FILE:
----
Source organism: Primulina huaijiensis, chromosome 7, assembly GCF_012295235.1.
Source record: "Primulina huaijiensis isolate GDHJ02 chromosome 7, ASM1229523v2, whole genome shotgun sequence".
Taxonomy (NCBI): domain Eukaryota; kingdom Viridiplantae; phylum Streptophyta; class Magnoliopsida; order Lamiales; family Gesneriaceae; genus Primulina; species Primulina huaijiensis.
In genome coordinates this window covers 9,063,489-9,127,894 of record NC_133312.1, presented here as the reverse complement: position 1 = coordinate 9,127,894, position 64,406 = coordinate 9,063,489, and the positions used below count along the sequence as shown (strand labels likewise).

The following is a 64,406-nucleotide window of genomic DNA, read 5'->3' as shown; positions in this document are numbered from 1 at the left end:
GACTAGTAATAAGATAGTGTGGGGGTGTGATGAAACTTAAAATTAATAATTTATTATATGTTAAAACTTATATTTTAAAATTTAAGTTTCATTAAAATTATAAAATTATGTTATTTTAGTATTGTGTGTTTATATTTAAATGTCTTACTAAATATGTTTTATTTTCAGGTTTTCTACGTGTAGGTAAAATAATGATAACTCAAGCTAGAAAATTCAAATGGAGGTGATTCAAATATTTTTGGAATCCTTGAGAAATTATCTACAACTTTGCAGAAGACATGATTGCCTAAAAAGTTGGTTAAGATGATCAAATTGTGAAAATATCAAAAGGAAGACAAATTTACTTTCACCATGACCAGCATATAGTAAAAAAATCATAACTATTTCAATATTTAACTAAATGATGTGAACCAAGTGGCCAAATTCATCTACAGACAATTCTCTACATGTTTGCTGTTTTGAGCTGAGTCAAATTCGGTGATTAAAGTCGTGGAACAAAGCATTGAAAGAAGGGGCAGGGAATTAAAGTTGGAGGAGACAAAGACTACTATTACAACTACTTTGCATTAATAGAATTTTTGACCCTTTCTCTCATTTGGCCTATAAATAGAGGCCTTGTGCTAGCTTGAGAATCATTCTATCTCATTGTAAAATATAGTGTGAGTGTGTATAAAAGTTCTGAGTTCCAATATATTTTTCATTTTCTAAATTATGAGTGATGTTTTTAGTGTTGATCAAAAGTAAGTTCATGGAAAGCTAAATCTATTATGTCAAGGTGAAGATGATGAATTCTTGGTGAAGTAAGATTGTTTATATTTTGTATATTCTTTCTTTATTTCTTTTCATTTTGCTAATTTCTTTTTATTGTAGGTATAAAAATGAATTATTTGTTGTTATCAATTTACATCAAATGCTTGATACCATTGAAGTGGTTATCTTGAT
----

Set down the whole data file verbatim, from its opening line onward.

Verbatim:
Source organism: Primulina huaijiensis, chromosome 7, assembly GCF_012295235.1.
Source record: "Primulina huaijiensis isolate GDHJ02 chromosome 7, ASM1229523v2, whole genome shotgun sequence".
Taxonomy (NCBI): domain Eukaryota; kingdom Viridiplantae; phylum Streptophyta; class Magnoliopsida; order Lamiales; family Gesneriaceae; genus Primulina; species Primulina huaijiensis.
In genome coordinates this window covers 9,063,489-9,127,894 of record NC_133312.1, presented here as the reverse complement: position 1 = coordinate 9,127,894, position 64,406 = coordinate 9,063,489, and the positions used below count along the sequence as shown (strand labels likewise).

The following is a 64,406-nucleotide window of genomic DNA, read 5'->3' as shown; positions in this document are numbered from 1 at the left end:
GACTAGTAATAAGATAGTGTGGGGGTGTGATGAAACTTAAAATTAATAATTTATTATATGTTAAAACTTATATTTTAAAATTTAAGTTTCATTAAAATTATAAAATTATGTTATTTTAGTATTGTGTGTTTATATTTAAATGTCTTACTAAATATGTTTTATTTTCAGGTTTTCTACGTGTAGGTAAAATAATGATAACTCAAGCTAGAAAATTCAAATGGAGGTGATTCAAATATTTTTGGAATCCTTGAGAAATTATCTACAACTTTGCAGAAGACATGATTGCCTAAAAAGTTGGTTAAGATGATCAAATTGTGAAAATATCAAAAGGAAGACAAATTTACTTTCACCATGACCAGCATATAGTAAAAAAATCATAACTATTTCAATATTTAACTAAATGATGTGAACCAAGTGGCCAAATTCATCTACAGACAATTCTCTACATGTTTGCTGTTTTGAGCTGAGTCAAATTCGGTGATTAAAGTCGTGGAACAAAGCATTGAAAGAAGGGGCAGGGAATTAAAGTTGGAGGAGACAAAGACTACTATTACAACTACTTTGCATTAATAGAATTTTTGACCCTTTCTCTCATTTGGCCTATAAATAGAGGCCTTGTGCTAGCTTGAGAATCATTCTATCTCATTGTAAAATATAGTGTGAGTGTGTATAAAAGTTCTGAGTTCCAATATATTTTTCATTTTCTAAATTATGAGTGATGTTTTTAGTGTTGATCAAAAGTAAGTTCATGGAAAGCTAAATCTATTATGTCAAGGTGAAGATGATGAATTCTTGGTGAAGTAAGATTGTTTATATTTTGTATATTCTTTCTTTATTTCTTTTCATTTTGCTAATTTCTTTTTATTGTAGGTATAAAAATGAATTATTTGTTGTTATCAATTTACATCAAATGCTTGATACCATTGAAGTGGTTATCTTGAT